Extreme weather events put big dent in India’s economy

Extreme weather conditions meant India suffered a loss of $159 billion in income in 2021, equivalent to 5.4% of its gross domestic product (GDP).

The Climate Transparency Report 2022 said extreme heat was the main factor, with the worst-hit sectors being services, manufacturing, agriculture, and construction. It also cited flooding as a serious issue.

Extremely high temperatures led to the loss of 167 billion labour hours, a 39% increase from 1990-1999, the report said.

Employee productivity in India is projected to decline by 5% if global temperatures increase by 1.5 degrees Celsius from the 1986-2006 reference period, the report said, adding that this decline will be 2.1 times more if the global temperatures increase by 2.5 degrees Celsius, and 2.7 times if it reaches 3 degrees Celsius.

About 80% of India’s population live in regions highly vulnerable to extreme disasters like severe flooding or heat waves.

“Between 2016-2021, extreme events such as cyclones, flash floods, floods, and landslides caused damage to crops in over 36 million hectares, a $3.75 billion loss for farmers in the country”, the report said.

“The annual damage from river flooding in the country is likely to increase by around 49% at 1.5 degree Celsius of warming. The damage from cyclones will increase by 5.7%.

“Precipitation is projected to increase by 6% from the reference period of 1986-2006, at 1.5 degrees Celsius of warming. Under a 3 degrees Celsius warming scenario, precipitation will increase by three times the precipitation anticipated at 1.5 degrees Celsius of warming.”

“The rainfall pattern in India has changed in the past 30 years, impacting many economic activities such as agriculture, forestry and fisheries,” the Climate Transparency Report also said.

“Snowfall in India is expected to decrease under 1.5 degrees Celsius scenario by 13% when compared with the reference period’s snowfall levels. At 3 degrees Celsius of warming, the decrease is expected to be 2.4 times the 1.5 degrees Celsius scenario,” the report said.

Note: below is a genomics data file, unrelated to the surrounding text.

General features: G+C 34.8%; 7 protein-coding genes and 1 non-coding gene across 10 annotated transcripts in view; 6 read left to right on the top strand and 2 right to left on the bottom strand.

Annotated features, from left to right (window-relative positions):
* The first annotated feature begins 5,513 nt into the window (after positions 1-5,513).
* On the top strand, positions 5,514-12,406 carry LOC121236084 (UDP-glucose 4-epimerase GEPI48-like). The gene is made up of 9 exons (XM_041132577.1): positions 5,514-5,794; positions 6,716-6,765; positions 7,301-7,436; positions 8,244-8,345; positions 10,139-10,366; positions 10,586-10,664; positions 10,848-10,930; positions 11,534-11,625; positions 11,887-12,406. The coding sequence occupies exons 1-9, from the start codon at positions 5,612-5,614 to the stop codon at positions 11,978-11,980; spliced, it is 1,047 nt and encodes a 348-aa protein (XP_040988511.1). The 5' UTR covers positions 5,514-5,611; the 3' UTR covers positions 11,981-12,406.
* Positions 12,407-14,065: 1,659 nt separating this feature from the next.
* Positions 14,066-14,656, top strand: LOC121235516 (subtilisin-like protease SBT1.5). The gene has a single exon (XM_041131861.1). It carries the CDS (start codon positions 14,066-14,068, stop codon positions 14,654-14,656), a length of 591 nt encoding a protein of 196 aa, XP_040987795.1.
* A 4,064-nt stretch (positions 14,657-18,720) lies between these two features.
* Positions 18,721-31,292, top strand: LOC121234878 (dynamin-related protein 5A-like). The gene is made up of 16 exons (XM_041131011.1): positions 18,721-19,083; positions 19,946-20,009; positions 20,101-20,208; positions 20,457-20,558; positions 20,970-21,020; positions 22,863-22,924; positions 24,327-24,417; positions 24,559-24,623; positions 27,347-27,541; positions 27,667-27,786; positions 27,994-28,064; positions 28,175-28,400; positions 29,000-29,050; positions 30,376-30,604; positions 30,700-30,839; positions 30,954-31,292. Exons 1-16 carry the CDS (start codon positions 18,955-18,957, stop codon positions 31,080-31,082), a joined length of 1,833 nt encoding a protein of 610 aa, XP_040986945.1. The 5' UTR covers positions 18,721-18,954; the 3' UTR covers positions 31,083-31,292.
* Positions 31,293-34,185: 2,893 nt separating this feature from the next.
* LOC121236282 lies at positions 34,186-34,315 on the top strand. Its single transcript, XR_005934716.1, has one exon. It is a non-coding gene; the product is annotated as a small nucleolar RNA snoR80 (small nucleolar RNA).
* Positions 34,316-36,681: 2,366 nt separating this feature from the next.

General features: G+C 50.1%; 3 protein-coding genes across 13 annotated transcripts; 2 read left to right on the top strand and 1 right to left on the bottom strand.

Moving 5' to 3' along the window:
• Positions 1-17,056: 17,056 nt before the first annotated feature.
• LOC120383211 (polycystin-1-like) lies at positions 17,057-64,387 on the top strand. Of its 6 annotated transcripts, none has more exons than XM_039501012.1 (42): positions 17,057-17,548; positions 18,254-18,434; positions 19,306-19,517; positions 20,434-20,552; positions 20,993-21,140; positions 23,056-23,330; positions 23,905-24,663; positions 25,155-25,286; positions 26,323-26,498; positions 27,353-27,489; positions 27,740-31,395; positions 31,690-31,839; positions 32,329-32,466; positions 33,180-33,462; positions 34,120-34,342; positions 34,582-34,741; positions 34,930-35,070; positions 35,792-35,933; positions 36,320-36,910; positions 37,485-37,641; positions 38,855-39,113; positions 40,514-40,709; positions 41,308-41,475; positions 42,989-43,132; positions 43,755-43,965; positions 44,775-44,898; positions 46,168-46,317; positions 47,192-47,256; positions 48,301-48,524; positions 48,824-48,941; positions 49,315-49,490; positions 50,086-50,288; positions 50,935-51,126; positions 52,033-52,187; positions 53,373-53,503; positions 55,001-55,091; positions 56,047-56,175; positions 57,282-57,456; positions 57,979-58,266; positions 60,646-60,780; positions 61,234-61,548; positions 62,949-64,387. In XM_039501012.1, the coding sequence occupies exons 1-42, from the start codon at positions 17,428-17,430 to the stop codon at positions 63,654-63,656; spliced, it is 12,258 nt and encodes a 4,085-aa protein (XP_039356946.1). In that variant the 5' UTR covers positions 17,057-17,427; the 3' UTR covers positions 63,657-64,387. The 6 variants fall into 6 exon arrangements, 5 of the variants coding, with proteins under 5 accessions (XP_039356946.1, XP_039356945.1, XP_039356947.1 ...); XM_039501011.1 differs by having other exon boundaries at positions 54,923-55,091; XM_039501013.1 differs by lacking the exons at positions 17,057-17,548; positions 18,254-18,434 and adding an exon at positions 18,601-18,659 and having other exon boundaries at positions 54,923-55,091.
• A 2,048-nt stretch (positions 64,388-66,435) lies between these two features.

Earth’s global surface temperature has increased by around 1.1 degrees Celsius compared with the average in 1850-1900, the report also highlighted.

 

Increasing global temperatures

Commenting on the report, Chandra Bhushan, founder-CEO of International Forum for Environment, Sustainability & Technology, said: “The frequency and intensity of extreme weather events will further increase with increasing global temperatures.

“India is already losing 3-5% of its GDP due to climate change and this number could rise to as much as 10% if the warming is not limited to below 2 degrees Celsius.

He added: “While a lot is being done to improve early warning systems and provide for rescue and relief, India will need to invest more in adaptation and resilience. It will require global support in managing climatic impacts.”

Despite India’s sophisticated early warning systems for floods and cyclones, end-to-end connectivity needs to be improved and be more robust.

India has its own climate target, known as Nationally Determined Contributions (NDCs), and a net-zero goal. At last year’s COP26 event, Indian Prime Minister Narendra Modi vowed the country would achieve its targets by 2070.

According to its website, Climate Transparency “brings together the most authoritative climate assessments and expertise of stakeholders from G20 countries. Jointly, these experts develop a credible, comprehensive and comparable picture on G20 climate performance.

“The Climate Transparency Report covers easy-to-use information on all major areas such as mitigation and climate finance and includes detailed fact sheets on all G20 countries.”

The Climate Transparency Report provides a concise overview of the key facts and figures on the state of climate performance of the G20 in a comparative stocktake.

The organization added: “The analysis covers adaptation, mitigation and finance, with 20 detailed country profiles of all G20 members and a summary of key findings. In 2022, the report especially highlights the link between the climate emergency and energy crisis.

“Developed by experts from 16 partner organisations from the majority of the G20 countries, the report informs policy makers and stimulates national debates. Thanks to comparable and concise information, the Climate Transparency Report serves as a useful reference for decision makers and actors, and also for those central for climate for whom climate is not central.”